What do we thirst for? Our own needs? Our petty desires? Or do we thirst for Christ, as the deer pants for the water (Psalm 42:1).
We pray for those who are persecuted for their faith or their convictions. We pray that we may receive the Grace to hunger and thirst for righteousness.
6. “It is completed.” (John 19: 30) (1:42)
The last words of Christ were not words of resignation or defeat, but a shout of triumph to cut through the pain and desolation. Christ did not whimper “I am finished”, but proclaimed to the dark sky and the shaking earth the news that death had been conquered, Adam’s had been repaid and humankind would be released: “it is completed!”
“Now Lord, you let your servant depart in peace” (Luke 2:29) was Simeon’s prayer, knowing that what was promised to him had been completed. Too often, we are impatient, and look for the quick fix, the easy way out, the short cut, and thus prevent Our Lord from completing his task within us. We are works in progress, drafts on the potter’s wheel; we are shaped and formed by our loving creator and it is only by his act on the cross that we are complete.
We pray for the Grace given freely to Simeon, to accept with faith the promises God makes to us, for the perseverance to see our calling through to its proper conclusion.
7. “Father, into Your hands I commend My Spirit.” (Luke 23: 46) (1:49)
With these words, the divine word returns back to the one who sent him. His redeeming work complete, the atonement fulfilled. By pouring himself out for us (Philippians 2:5-11), he shows us the supreme self-sacrificing love for us of the Creator. With these final words he died, and the servant suffered for the last time.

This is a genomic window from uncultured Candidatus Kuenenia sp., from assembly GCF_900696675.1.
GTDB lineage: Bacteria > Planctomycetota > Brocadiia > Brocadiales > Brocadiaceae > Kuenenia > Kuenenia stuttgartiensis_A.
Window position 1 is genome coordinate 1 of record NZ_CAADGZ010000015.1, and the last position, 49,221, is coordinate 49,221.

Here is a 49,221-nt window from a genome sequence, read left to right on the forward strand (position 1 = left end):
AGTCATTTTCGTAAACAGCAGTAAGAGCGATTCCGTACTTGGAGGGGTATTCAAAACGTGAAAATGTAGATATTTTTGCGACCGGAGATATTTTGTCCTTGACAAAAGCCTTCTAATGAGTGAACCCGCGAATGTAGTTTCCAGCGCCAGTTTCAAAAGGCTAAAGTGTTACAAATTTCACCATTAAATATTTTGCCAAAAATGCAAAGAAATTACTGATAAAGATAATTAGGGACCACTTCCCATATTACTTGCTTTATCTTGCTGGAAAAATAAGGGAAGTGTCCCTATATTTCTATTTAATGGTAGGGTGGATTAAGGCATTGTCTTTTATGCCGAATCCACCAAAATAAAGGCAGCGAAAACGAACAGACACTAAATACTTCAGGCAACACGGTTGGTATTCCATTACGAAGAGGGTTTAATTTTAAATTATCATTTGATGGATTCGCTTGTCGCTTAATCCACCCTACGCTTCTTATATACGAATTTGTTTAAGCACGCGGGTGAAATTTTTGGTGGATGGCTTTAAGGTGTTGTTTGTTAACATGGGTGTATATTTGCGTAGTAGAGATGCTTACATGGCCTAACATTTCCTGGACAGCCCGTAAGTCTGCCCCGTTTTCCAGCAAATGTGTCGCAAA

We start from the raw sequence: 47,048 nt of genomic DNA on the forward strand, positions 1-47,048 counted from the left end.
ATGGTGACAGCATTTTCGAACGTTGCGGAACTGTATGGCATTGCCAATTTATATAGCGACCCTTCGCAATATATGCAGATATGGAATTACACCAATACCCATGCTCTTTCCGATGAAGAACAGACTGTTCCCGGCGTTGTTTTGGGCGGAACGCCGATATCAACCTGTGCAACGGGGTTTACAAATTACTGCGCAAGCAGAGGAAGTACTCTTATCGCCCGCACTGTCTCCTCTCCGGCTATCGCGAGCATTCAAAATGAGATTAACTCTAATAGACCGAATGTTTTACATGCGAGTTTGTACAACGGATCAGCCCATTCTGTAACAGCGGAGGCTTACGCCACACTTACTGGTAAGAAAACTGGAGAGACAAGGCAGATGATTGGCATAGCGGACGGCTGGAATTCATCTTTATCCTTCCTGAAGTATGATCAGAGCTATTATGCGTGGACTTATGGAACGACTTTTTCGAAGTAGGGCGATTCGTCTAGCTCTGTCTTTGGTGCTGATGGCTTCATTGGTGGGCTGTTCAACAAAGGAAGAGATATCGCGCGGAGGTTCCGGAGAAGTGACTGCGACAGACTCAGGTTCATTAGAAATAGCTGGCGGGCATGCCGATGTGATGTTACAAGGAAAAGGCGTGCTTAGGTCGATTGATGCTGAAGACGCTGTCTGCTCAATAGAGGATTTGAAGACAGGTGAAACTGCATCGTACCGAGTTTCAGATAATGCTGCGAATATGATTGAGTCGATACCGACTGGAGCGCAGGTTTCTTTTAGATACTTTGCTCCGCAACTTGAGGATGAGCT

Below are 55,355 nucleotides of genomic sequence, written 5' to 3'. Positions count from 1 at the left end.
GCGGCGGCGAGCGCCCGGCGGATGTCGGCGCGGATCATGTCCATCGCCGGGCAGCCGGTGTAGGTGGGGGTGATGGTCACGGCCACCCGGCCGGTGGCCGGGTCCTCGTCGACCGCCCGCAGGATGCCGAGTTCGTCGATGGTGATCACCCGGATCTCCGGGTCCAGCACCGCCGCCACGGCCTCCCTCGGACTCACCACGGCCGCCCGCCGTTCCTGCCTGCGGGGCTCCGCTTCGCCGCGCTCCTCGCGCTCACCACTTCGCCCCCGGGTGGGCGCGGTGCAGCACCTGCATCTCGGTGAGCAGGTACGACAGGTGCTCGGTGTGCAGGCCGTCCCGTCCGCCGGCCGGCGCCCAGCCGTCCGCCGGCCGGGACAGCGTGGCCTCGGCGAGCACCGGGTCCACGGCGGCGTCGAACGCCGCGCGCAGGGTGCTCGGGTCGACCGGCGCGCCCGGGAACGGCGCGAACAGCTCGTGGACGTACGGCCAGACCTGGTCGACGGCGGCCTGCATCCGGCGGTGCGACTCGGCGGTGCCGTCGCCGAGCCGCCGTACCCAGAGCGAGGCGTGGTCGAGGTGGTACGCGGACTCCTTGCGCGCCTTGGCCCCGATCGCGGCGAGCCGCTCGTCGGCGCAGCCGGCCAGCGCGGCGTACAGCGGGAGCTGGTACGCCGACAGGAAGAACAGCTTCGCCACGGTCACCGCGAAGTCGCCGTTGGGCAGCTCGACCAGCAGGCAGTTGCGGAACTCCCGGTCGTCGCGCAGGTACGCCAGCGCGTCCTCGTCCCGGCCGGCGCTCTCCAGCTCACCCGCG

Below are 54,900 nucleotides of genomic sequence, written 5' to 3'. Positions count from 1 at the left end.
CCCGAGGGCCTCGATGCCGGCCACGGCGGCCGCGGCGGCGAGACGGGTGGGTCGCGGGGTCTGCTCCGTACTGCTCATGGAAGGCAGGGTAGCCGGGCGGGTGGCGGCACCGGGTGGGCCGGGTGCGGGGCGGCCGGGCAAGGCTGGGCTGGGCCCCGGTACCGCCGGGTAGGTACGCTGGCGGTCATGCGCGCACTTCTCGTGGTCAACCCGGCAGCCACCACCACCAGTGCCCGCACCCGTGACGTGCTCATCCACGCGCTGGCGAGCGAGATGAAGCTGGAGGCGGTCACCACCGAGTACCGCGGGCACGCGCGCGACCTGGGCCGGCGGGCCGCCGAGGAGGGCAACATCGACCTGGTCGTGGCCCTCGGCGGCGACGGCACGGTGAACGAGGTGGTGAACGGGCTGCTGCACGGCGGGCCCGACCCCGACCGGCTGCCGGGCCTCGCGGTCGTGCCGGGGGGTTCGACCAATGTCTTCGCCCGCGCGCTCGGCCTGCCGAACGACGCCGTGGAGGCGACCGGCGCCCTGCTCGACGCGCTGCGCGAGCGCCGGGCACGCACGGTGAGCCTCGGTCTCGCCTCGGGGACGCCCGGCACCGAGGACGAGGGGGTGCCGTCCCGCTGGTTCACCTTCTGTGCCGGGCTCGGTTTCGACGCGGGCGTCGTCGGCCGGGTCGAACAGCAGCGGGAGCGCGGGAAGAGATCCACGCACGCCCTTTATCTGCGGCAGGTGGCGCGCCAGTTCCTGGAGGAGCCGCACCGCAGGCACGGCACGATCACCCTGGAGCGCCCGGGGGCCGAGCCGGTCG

What follows is silence.
At the end of our lives, it will only be by God’s Grace that we can commend our souls to him. It is a Grace freely given, fully won, completely atoned.
It is our salvation which calls us from the Cross.
DATA PRIVACY NOTICE
The Parochial Church Councils (PCCs) of S. Mary the Virgin, Bickleigh and S. Edward, King & Martyr, Shaugh Prior
1. Your personal data – what is it?
Personal data relates to a living individual who can be identified from that data. Identification can be by the information alone or in conjunction with any other information in the data controller’s possession or likely to come into such possession. The processing of personal data is governed by the General Data Protection Regulation (the “GDPR”).
2. Who are we?
The PCC of the parishes of S. Mary the Virgin, Bickleigh and S. Edward, King & Martyr, Shaugh Prior is the data controller (contact details below). This means it decides how your personal data is processed and for what purposes.
3. How do we process your personal data?